Basic Nutritional Facts

Food provides the human body with the nutrients it needs to grow, repair itself and stay fit and healthy. These nutrients include proteins, carbohydrates, fats, vitamins and mineral.

• Carbohydrates

Carbohydrates are the body’s main source of fuel. Your body breaks down carbohydrates into glucose (blood sugar), which travels through your bloodstream and supplies your cells with energy. Simple carbohydrates, which are found in fruits, soda, candy and table sugar, are digested quickly. Complex carbohydrates (fiber and starches), which are found in rice, bread, whole grains, pasta and vegetables, take longer for the body to digest.

What is Fiber? It is a kind of carbohydrate that the body can’t digest. Because it helps food and waste move through your body, fiber is necessary for staying healthy. It also helps to lower your risk for heart disease and diabetes. Some great sources of fiber are whole-grain cereals and breads, beans, fruits and vegetables.

• Proteins

Proteins, found in fish, meat, poultry, eggs, nuts, dairy products and legumes (such as peanuts, lentils and beans) keeps us strong. They help the body build new cells and repair damaged tissues. Most Americans eat much more protein than they actually need. Excess protein is often stored in our bodies as fat.

• Fats

Not only do fats help your body grow, they also help you protect your internal organs and your skin. But they should be eaten in small quantities. There are different types of fats, and some are better than others. Saturated fats are considered “bad” fats, as they increase your risk for diseases. Saturated fats are most often found in foods that come from animals, including meat, cheese and butter. Monounsaturated fats and polyunsaturated fats are considered “good” fats. They lower your risk for disease. These fats are found in olive, safflower and canola oils, among others. They are also found in fish and nuts.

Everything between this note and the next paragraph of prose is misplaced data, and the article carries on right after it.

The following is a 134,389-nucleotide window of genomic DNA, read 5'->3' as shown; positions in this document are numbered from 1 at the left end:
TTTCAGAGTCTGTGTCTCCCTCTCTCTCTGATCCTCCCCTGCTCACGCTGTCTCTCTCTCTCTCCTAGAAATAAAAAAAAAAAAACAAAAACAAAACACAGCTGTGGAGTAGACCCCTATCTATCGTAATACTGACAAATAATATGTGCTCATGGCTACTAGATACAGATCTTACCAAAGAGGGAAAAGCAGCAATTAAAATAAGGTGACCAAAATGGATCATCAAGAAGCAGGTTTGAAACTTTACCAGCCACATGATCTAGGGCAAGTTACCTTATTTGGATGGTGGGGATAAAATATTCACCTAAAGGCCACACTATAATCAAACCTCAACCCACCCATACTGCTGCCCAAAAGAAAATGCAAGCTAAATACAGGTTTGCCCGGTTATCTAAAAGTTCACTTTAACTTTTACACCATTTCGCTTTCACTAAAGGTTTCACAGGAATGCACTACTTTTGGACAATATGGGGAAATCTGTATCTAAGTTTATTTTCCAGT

What are Trans Fats? These are the worst types of fats you can put into your body. They are unsaturated fats that have been treated with chemicals to make them stay solid at room temperature. Because of the way they are prepared, they last longer than other fats. Many fast-food restaurants and commercial bakeries use them in their products, though some cities now ban them from using trans fats. Trans fats can be found in margarine and some cookies, potato chips, doughnuts and other snack foods, and will increase your risk for heart disease.

• Vitamins and Minerals

Vitamins and minerals are micronutrients that help regulate body processes.

VITAMIN A, found in milk, many greens, carrots and egg yolks, benefits your skin and eyes.

VITAMIN C, found in many fruits and vegetables, is good for skin, teeth and gums.

VITAMIN D, found in spinach, nuts, olives and almonds, has great antioxidant properties, and it lowers your risk for heart disease.

MINERALS such as potassium, iron, calcium and magnesium are necessary for healthy bones, blood and muscles. Minerals are found naturally in many foods. For example, milk, yogurt and leafy greens like spinach and broccoli are good sources of calcium, and red meat is a food high in iron. Minerals are sometimes added to foods to make them more nutritious. For example, you may see calcium-fortified orange juice at the grocery store.